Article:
The system is optimized for grass maintenance. Less than twenty minutes of water release each day might be sufficient for some lawns. However, watering for this length of time is likely to saturate only about the top inch of soil. That’s not long enough to water deep to a tree’s roots.

The system might not even cover your tree. Depending upon the design of your irrigation system, there might not be a discharge head close enough to each tree.

The system can malfunction. Even if it has worked well in the past, sudden signs of drought stress in a tree could be a warning that your irrigation system needs repair. It might be as simple as a clog or disconnected line somewhere.

You’re over-watering. Oddly enough, the signs of over-watering can actually mimic drought stress. If you’re running the irrigation system more than usual lately, and you begin to notice signs of drought stress, you might actually need to reduce your system’s watering time.

Okay, so that last tip might seem a bit confusing. If you’re trying to figure out what’s going on with your tree(s), give us a call. We can take a look, assess damages, and help you decide how to proceed. Hopefully, together we can save your tree.

Signs of Iron Deficiency in Trees

Sometimes, unfortunate circumstances such as disease or damage make tree removal an inevitability. But in many cases homeowners want to save their trees by watching for signs of something going wrong, and treating the problem promptly. Iron deficiency, or chlorosis, is one condition that can be reversed if you spot the signs early enough.

What causes iron deficiency? Iron deficiency is common when soils are alkaline (pH above 7), which is common in the western half of the country. Even when the soil contains plenty of iron, the alkalinity can make the nutrient insoluble and therefore unavailable for the tree’s use. When soils are compacted due to foot traffic or poor drainage, the resulting low oxygen conditions can make the problem even worse.

Which species of tree are prone to iron deficiency? Iron deficiency can strike many types of trees, but we see it most commonly in:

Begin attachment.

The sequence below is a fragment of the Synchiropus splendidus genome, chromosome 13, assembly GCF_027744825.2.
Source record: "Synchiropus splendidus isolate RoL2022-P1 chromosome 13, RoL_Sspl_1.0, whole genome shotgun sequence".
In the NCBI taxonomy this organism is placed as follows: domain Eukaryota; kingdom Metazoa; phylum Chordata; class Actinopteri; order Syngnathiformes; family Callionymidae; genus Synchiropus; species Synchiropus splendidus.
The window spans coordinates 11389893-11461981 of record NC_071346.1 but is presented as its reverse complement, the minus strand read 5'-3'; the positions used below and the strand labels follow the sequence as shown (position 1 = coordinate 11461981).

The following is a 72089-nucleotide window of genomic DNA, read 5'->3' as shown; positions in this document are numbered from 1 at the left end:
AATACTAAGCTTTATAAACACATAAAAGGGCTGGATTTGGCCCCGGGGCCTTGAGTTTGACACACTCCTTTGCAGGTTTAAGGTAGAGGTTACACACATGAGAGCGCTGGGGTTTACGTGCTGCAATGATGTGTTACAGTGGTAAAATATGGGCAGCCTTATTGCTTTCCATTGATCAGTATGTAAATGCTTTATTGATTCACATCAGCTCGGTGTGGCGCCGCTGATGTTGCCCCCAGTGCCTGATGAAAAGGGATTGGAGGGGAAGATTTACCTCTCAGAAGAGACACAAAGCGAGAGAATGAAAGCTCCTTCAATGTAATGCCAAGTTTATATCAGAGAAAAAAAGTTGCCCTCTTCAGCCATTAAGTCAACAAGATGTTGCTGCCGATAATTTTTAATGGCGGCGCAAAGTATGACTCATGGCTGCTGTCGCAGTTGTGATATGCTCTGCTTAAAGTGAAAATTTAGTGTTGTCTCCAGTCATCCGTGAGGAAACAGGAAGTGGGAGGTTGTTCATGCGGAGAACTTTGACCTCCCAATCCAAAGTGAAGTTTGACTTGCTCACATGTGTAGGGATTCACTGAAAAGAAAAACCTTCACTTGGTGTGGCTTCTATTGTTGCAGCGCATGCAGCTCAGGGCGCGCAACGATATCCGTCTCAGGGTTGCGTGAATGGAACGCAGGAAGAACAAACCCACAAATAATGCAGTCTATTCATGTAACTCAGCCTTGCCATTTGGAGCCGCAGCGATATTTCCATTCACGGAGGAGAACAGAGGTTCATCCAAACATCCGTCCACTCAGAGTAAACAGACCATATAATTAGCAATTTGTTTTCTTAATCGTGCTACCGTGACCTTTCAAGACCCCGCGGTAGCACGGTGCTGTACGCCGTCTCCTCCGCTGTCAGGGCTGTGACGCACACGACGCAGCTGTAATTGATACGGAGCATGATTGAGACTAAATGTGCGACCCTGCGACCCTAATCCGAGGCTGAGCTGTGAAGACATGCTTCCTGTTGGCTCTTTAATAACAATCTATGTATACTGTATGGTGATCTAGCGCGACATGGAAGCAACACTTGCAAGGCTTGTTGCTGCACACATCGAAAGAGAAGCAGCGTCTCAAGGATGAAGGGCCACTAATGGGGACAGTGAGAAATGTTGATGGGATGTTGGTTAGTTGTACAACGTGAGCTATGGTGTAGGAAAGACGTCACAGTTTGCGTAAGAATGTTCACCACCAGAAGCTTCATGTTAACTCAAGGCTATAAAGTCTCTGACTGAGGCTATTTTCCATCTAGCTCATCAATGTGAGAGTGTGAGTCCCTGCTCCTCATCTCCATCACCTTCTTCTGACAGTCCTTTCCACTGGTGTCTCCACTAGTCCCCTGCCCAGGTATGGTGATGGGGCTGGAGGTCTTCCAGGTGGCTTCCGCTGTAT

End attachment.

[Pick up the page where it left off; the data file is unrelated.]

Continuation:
• Silver maples
  • Red maples and hybrids
  • Pin oaks
  • River birch

Iron deficiency is less common, but can still occur, in:

  • Cottonwood
  • Bald cypress
  • Sweet gum
  • Eastern white pine
  • Swamp white oak

How do you spot iron deficiency? If you spot the following signs in your trees, iron deficiency would be a prime suspect:

  • Leaves turn light green or yellow in early summer
  • Leaves feature dark green veins
  • Leaves turn brown on the edges
  • Leaves fall off after turning brown (before expected in the fall)
  • Limbs begin to die

What happens to trees when they become iron deficient? In short, it kills them. Trees need chlorophyll in order to produce energy and survive. Iron deficiency disrupts this process, and can eventually kill the tree. In the meantime, a sick and malnourished tree is also prone to other types of disease and pests.

What can you do about iron deficiency in trees? Consulting a tree expert is key, to determine the exact methods that will work for your situation. In general, iron deficiency can be combated with the following strategies:

  • Watering during dry spells (but not over-watering, which is also problematic)
  • Mulching two inches deep or less, while avoiding “mulch volcanoes”
  • Amending the soil (but no, simply adding iron often won’t work, because the alkalinity is the real problem)
  • Avoiding fertilization with nitrogen or phosphate

And of course, give us a call if you suspect your tree is suffering from iron deficiency. In its weakened state, it poses a fall hazard. Even if the deficiency can be reversed, we should remove dead limbs to reduce the risk of damage to property and improve the appearance of the tree.